Personal

Whales, Beavers and Snakes (Oh My!)

My family is visiting me here in Boston, and over the Independence Day weekend we toured Western Massachusetts for a few days. I captured some interesting photos. Having finally convinced myself to purchase some nice lenses for my SLR, I am particularly pleased with this haul.

Humpback Whale

Miscellanea

Here's a quick summary of interesting things from the past few months that I haven't blogged. Unfortunately I can't give each topic the time it deserves, but I think that's better than not mentioning them at all.

GHOP Results

The Google Highly Open Participation contest finished, and was a great success, with 40 completed tasks, a great improvement over my earlier post. Of particular note was the huge number of rules implemented for Gendarme. I'd like to thank all of our successful students and their mentors, and congratulations to Dan Abramov, our Grand Prize winner. I'd also like to single out Andreas Noever, another absolutely stellar student who very narrowly missed out on the top spot.

Novell Hack Week

During Novell Hack Week I worked on an automatic error reporting system that I intend to use in MonoDevelop at some point. I got rather hung up on collecting as much system and process information as I could, so it unfortunately wasn't completed.

However, I did have fun "architecting" a client/server/webserver data channel, which I planned to re-use for several other purposes: reporting problems' solutions back to the user, and collecting application usage data. Now that I've seen how useful such data can be, in Jensen Harris's awesome presentation on how the Microsoft Office ribbon was developed, I'm particularly interested in having something similar in MonoDevelop.

Game Developer's Conference

Towards the end of February some of us on the Mono team went to the Game Developers Conference in San Francisco to promote Mono as a game scripting engine, and find out what games developers need to make this work for them. All in all it was great fun, and very successful. Miguel has a longer writeup.

I would be interested to find out what we could do to make Mono more attractive for gaming, both for embedding as a scripting engine, and as a portable runtime, and how this could be supported by MonoDevelop. One of the real strengths of Mono is the development tools, and I would like MonoDevelop to become part of the gaming development ecosystem. One suggestion would be an "Axiom Studio" addin for MonoDevelop as an alternative to XNA.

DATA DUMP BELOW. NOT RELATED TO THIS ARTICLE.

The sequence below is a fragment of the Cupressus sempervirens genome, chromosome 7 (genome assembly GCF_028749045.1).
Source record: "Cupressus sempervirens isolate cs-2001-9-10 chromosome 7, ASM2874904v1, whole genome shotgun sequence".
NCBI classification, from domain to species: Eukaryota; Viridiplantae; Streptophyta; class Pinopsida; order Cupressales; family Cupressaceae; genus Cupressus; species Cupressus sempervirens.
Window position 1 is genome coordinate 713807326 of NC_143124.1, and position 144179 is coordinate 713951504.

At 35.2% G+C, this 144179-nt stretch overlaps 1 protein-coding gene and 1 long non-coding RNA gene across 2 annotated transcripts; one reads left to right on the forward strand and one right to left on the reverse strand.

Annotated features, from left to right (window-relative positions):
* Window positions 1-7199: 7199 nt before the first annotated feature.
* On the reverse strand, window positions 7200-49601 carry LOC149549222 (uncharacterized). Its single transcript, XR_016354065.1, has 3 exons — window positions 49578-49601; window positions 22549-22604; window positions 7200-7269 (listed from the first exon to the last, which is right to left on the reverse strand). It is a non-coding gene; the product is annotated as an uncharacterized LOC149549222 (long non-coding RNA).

MonoDevelop 1.0 Release

After years of development, we released MonoDevelop 1.0 alongside Mono 1.9, and work is already well underway on the next release. I'm already working on ASP.NET code completion, which is coming along quite nicely. I've also updated and integrated Matt Ward's XML Editor into MonoDevelop trunk.

Google Summer of Code

MonoDevelop is once again taking part in the Google Summer of Code under Mono's umbrella. I really enjoyed mentoring Marcos last year, and I'm looking forward to doing some mentoring this year.

Visit to the UK

These past couple of weeks I was in the UK visiting family and friends. it was nice to see people again after 5 months in another continent!

Joined Novell, and moving to Boston

I apologise for not having updated my blog more often. Things have been quite hectic recently...

Spellsword adventurers

According to the RPG Class Test, I'm a spellsword. Unsurprisingly, this is the character type that I always like to play. However, this isn't because I'm playing me, but because I consider it to the the most sensible mixture of skills for a good self-sufficient adventurer.

RPGs usually involve killing lots of things, and you'd have to be an idiot not to have close combat skills in case an enemy gets too close, so a warrior class is a good basis. Going for a character with some intelligence, they'd probably pick a sword or dagger as the most refined of the melee weapons. Given the opportunity, it would be a good idea to pick up a few utility spells to give light, open boxes, teleport back to towns and so on. Given these basic parameters, you're going to end up with a spellsword. That said, a rogue or ranger would also make a good stealth adventurer.

Oddly enough, it's often not easy to play a spellsword character, as RPGs tend to reward characters for emphasising a single class or those multiclasses where the skills directly reinforce each other. This is most obvious in RPGs with large parties, where the party has a mixture of skills, but individuals can contribute most strongly if they focus on a narrow field. In single classes, skills seem to increase at a linear rate, and this mechanic escalates battles to an unbelievably epic level.

I think that it would make much more sense that everyone could easily pick up the basics of sword-fighting and casting simple magical cantrips, and get reaching higher skill levels would become exponentially harder. I don't see why attributes are so often quantised either; surely this is a relic of old pen-and-paper RPGs. Sometimes I'll post my more detailed thoughts on the direction that I believe RPG skill systems should be taking (hint: it's closer to Oblivion than Neverwinter Nights).

Hiro's photos

My friend Hiro Mori has just put up a load of photos on Flickr. He's studying photography at university, and works a lot with film. There are a lot of very good photos, especially among the ones from Cuba.

Theo's Website

My friend Theo Currie has a website with some pretty cool photos.

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